How mixing farms and forests can help the UK reach net zero | News | Eco-Enterprise

Agriculture above the forests

Farming with trees in a multicultural system is not a new idea. People have used the technique for thousands of years, including on the British Isles, and it is still the method of choice over large swaths of the planet.

Farmers and other agricultural experts say agroforestry boosts biodiversity, helping vital pollinators like bees and birds, while reducing instances of pest and disease infestation for vegetable crops and livestock.

For example, spreading fruit or nut trees in a crop field, rather than grouping them together in an orchard, makes it more difficult for the disease to spread from tree to tree.

This practice also slows land degradation because the trees store nutrients and water in the soil and protect the soil from wind erosion, while protecting crops from flooding.

All can help counter the effects of rising temperatures and intensifying drought, experts say.

Despite the benefits of multiple cropping systems, a series of European and British agricultural policies from 1962 prompted farmers to clear trees to grow more monocultures, said Briggs, the Cambridgeshire farmer.

It has created “a chasm” between agriculture and forestry, he said, which over the past decade a coalition of farmers, environmentalists and nonprofits have made pressure on the British government to shut it down.

Since the UK left the European Union in 2020, its four national governments have announced the development of agroforestry standards and payment schemes to encourage more trees on farms.

“The government now seems to at least accept that trees on farms are no longer a problem, that they are part of the farming system,” said Chesshire of the Woodland Trust.

“Change is a challenge”

Advocates argue that political incentives are the crucial first step to developing agroforestry.

Tackling the country’s tree shortage will take time, Chesshire said, noting that trees should be grown domestically to avoid importing invasive species or diseases that could jeopardize the whole of the country. system.

The next step, proponents say, is to educate people about agroforestry techniques.

“People make the mistake… of assuming farmers are foresters, and they’re not. Change is a challenge for them,” said David Brass, CEO of The Lakes Free Range Egg Company in Cumbria.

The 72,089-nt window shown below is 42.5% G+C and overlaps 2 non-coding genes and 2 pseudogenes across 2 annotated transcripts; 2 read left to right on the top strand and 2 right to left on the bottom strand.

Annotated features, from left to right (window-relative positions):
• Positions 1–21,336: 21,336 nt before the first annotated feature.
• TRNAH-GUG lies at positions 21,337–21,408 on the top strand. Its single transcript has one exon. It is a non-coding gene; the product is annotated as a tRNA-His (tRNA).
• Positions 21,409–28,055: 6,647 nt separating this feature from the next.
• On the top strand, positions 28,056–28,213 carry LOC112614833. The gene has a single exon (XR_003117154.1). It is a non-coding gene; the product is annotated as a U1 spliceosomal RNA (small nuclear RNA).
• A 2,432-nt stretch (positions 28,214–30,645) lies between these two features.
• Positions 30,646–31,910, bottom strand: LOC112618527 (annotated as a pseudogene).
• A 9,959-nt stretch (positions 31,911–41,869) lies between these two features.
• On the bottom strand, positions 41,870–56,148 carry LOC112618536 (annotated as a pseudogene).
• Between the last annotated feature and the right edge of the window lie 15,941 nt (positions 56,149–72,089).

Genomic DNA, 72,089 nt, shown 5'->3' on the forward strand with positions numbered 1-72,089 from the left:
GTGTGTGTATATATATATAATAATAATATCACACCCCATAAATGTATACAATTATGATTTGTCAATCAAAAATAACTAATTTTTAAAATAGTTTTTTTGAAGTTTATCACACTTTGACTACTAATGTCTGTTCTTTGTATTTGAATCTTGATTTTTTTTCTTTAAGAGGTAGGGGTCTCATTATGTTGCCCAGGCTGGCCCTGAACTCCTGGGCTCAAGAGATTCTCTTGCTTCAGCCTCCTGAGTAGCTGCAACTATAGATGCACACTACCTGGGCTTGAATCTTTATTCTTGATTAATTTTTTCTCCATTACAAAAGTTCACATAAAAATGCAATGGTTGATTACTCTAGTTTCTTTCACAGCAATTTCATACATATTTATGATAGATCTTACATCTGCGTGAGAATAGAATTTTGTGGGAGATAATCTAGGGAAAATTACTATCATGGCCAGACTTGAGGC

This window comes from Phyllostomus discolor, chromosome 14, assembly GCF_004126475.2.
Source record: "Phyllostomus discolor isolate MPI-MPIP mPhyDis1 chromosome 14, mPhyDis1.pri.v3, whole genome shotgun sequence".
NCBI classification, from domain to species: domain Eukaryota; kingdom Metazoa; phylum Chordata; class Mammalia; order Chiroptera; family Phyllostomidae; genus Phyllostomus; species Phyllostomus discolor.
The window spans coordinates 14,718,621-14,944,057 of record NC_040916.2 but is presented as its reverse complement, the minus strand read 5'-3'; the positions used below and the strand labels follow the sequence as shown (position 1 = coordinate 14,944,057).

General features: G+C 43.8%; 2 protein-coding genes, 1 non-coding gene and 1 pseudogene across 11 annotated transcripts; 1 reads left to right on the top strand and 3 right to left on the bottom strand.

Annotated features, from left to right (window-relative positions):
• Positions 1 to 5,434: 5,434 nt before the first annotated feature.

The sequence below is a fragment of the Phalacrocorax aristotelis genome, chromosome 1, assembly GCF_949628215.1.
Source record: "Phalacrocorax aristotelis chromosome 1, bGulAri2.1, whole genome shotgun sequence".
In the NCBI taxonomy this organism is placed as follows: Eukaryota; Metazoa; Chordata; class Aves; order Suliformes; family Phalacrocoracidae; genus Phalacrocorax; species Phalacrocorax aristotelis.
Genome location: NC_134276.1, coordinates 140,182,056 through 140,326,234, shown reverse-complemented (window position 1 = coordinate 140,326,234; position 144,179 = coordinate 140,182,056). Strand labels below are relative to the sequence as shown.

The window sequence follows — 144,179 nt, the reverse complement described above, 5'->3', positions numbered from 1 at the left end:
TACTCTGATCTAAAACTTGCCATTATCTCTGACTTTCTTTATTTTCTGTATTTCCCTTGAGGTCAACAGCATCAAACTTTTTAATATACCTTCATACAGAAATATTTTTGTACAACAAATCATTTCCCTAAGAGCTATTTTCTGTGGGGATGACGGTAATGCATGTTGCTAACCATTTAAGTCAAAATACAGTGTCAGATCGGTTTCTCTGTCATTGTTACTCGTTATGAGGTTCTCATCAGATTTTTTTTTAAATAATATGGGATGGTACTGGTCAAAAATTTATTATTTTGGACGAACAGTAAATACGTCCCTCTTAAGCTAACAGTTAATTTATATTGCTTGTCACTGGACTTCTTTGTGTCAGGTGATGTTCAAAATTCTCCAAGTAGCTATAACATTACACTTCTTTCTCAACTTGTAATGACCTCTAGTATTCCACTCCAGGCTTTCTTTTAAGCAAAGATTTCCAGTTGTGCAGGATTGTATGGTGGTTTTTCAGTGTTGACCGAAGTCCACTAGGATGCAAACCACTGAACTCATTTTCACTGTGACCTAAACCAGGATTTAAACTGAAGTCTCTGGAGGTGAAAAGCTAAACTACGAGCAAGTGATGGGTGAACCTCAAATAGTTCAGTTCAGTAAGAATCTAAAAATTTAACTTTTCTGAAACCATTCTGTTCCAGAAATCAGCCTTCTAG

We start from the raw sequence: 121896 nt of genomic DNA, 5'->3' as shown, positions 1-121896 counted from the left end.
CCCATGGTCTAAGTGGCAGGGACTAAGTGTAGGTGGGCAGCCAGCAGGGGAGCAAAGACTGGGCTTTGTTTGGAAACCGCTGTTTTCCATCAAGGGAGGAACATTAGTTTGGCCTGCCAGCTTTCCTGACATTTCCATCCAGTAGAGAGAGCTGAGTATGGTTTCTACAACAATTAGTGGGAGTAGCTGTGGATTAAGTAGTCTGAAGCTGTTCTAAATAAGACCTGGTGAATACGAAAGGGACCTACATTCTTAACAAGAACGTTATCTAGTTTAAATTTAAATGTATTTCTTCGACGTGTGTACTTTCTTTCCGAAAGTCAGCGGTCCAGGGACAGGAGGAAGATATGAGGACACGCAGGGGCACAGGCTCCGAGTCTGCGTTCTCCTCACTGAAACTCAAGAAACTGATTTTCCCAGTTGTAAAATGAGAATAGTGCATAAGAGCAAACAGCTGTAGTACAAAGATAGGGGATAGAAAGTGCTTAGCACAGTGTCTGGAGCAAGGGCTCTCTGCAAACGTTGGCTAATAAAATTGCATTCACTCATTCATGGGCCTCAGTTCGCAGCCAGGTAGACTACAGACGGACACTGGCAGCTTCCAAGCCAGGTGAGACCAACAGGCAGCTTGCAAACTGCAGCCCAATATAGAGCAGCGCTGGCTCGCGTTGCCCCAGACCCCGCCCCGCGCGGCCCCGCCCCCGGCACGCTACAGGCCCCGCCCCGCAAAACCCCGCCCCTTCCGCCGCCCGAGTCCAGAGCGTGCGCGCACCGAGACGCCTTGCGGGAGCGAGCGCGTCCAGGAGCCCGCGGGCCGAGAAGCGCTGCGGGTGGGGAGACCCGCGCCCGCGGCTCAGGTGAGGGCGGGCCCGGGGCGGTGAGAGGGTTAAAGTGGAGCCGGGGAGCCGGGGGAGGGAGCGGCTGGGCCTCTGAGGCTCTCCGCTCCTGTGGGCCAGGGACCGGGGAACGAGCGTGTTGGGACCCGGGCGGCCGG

The lakes sources its eggs from more than 70 farms and requires all of its producers to have 20% of their hens’ acreage covered with trees, Brass explained.

The company provides up-front payments to many farmers reluctant to plant trees and pays a “significant premium” for ongoing maintenance, he said.

On his own farm, Brass said his investment paid off in the first two years. Hen mortality has dropped and egg quality has increased.

As descendants of jungle fowl, chickens are happier and safer among trees, he said, adding that trees also protect animals from increasingly extreme temperatures.

Time for a revival

Another challenge farmers face when considering switching to agroforestry is time. Trees can take anywhere from five to 70 years to mature, depending on the species.

“Asking tenants (farmers) to invest in trees if they have a five-year tenancy and the apples are taking more than five years to get closer to a return is problematic,” said Matthew Heard, conservationist in charge. of environmental research at the National Trust, Britain’s largest private landowner.

“This is where stepping in as an owner is really important.”

As well as adjusting tenancy terms so landlords offer longer leases, farmers also want the government to extend its sustainable farming payment scheme from three years in a row to eight years, in light of the multi-year financial risk they take until the trees are established. .

Despite all the challenges, agroforestry advocates say the improved food security and economic productivity, as well as the environmental benefits, far outweigh the costs.

On his farm, Briggs pointed to a petrified tree trunk at the edge of a field.

“Before the area was cultivated, there were trees here,” he said. “We need to put trees back on the landscape in a way that we can manage. That’s what the earth is all about.

This story is published with permission from the Thomson Reuters Foundation, the charitable arm of Thomson Reuters, which covers humanitarian news, climate change, resilience, women’s rights, trafficking and property rights. Visit https://www.context.news/.

About Ethel Nester

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